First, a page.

Long John Silver Trust




Each day we offer you at least one different Fact of the Day, which is usually Pirate orientated:
Fact of the Day:-

In 1692 Ralph Stout was arrested in India while serving on a Pirate crew under command of James Kelley. The two men served four years in an Indian prison before they were finally able to escape by boat and make their way to Bombay. From there, they enlisted themselves as crew members under the command of Captain Edgecumbe aboard the Mocha, but only eight days after leaving port, Stout and other members of the crew mutinied and seized control of the Mocha. Twenty-seven of the Mocha's loyal crew escaped and reached shore safely, but Captain Edgecumbe wasn't as fortunate. The pirates bludgeoned him to death and threw his body overboard before sailing off with the ship and it's cargo. Following the resounding success of the mutiny, the men elected Ralph Stout as their new Pirate Captain.


Fact of the Day:-

Joseph Rivers was serving with pirate Samuel Bellamy aboard the "Whydah" and went down with the ship in 1717. His career as a pirate spanned two decades, and not even his arrest in 1701 slowed him down. Joining Samuel Bellamy about 1715, he was probably one of the most seasoned men aboard the Whydah.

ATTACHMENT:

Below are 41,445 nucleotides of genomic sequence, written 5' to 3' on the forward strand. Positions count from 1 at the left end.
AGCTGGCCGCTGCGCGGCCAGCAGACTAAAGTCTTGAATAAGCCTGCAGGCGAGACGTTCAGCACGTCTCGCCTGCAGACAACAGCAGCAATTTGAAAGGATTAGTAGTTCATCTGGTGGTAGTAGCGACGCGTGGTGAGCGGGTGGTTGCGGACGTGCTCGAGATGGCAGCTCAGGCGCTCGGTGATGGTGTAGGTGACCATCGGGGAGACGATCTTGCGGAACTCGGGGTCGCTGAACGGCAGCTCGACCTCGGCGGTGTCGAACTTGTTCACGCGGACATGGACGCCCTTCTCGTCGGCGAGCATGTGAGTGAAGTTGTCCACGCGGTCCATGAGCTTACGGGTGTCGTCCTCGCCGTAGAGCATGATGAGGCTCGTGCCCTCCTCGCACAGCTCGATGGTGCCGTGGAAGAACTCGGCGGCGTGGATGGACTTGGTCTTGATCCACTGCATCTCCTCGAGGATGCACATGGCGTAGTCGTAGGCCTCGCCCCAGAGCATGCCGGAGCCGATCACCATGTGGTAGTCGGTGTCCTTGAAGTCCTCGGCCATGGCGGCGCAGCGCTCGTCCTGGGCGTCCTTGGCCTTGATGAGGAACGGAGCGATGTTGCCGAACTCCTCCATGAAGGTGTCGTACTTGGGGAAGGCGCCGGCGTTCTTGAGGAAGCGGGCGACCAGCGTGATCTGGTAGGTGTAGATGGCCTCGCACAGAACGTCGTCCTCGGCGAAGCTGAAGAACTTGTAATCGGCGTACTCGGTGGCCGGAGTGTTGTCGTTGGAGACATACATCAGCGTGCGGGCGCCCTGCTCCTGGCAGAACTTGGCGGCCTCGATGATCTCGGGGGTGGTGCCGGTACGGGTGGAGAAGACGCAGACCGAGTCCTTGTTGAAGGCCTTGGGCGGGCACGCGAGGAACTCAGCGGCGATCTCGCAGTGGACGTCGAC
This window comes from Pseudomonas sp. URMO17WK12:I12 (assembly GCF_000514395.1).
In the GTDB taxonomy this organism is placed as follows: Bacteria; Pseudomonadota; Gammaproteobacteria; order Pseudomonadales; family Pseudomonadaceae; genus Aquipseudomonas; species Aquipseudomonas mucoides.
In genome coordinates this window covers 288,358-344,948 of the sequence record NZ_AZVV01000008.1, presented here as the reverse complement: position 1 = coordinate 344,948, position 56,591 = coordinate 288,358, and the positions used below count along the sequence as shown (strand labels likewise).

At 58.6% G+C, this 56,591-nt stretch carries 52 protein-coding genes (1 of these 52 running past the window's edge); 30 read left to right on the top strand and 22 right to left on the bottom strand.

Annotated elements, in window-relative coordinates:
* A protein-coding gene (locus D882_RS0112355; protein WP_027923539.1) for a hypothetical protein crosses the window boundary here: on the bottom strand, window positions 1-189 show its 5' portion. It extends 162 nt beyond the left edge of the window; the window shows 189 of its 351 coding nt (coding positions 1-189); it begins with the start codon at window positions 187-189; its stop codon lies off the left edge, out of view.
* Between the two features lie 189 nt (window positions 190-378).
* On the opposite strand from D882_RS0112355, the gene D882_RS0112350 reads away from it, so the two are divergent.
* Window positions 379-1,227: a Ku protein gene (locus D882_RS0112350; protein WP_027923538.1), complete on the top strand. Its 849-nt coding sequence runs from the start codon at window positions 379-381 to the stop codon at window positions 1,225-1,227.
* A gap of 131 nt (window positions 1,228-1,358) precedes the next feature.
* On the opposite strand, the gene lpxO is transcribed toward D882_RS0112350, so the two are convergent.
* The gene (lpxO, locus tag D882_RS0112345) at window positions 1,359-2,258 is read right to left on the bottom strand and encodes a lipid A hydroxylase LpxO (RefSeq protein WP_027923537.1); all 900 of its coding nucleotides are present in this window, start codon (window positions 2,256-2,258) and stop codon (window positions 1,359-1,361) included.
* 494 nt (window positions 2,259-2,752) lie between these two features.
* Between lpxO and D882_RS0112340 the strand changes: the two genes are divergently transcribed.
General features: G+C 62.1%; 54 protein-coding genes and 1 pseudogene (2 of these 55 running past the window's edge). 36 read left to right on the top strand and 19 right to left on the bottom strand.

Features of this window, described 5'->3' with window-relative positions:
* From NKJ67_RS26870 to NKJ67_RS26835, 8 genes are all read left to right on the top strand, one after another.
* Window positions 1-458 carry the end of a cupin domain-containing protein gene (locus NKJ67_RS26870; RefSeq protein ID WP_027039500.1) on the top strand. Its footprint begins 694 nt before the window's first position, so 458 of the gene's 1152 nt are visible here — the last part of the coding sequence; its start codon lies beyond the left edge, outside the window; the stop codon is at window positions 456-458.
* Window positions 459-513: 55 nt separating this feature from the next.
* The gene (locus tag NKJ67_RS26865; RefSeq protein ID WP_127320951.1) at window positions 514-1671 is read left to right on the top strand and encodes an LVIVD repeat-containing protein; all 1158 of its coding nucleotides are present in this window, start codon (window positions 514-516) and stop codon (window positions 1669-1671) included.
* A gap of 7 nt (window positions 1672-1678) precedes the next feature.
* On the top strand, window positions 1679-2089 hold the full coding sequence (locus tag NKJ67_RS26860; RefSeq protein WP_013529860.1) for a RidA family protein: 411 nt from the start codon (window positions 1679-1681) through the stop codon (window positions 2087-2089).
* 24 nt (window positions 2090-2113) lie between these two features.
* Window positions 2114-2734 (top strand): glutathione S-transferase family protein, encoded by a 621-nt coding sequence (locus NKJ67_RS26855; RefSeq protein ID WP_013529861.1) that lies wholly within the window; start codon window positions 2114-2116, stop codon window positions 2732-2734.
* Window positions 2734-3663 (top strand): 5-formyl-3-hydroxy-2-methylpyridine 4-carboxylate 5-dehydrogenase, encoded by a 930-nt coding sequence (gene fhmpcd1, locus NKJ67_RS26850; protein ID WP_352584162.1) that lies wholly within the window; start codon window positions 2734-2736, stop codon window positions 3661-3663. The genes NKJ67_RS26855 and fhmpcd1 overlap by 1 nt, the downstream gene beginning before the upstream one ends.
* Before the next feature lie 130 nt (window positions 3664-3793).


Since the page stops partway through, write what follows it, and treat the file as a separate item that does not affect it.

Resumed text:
Fact of the Day:-

James Gilliam, also known as James Kelly, was an English pirate active in the Indian Ocean during the 1690s and was a long-time associate of Captain William Kidd. One of Kidd's earliest crew members, Gilliam was a participant in the mutiny onboard the Mocha and the subsequent murder of Captain Edgecomb who was killed in his sleep.

After taking command of the East Indiaman, Gilliam and the crew of the Mocha captured several ships in the eastern seas until his arrest after returning to New England with Kidd in 1699. Transported to Great Britain, he was tried at the Old Bailey and found guilty of piracy. Whilst in prison, he wrote "A full and true Discovery of all the Robberies, Pyracies, and other Notorious Actions, of that Famous English Pyrate, Capt. James Kelly" which included references to the as yet undiscovered Galapagos Islands before his eventual execution on 12th July 1701.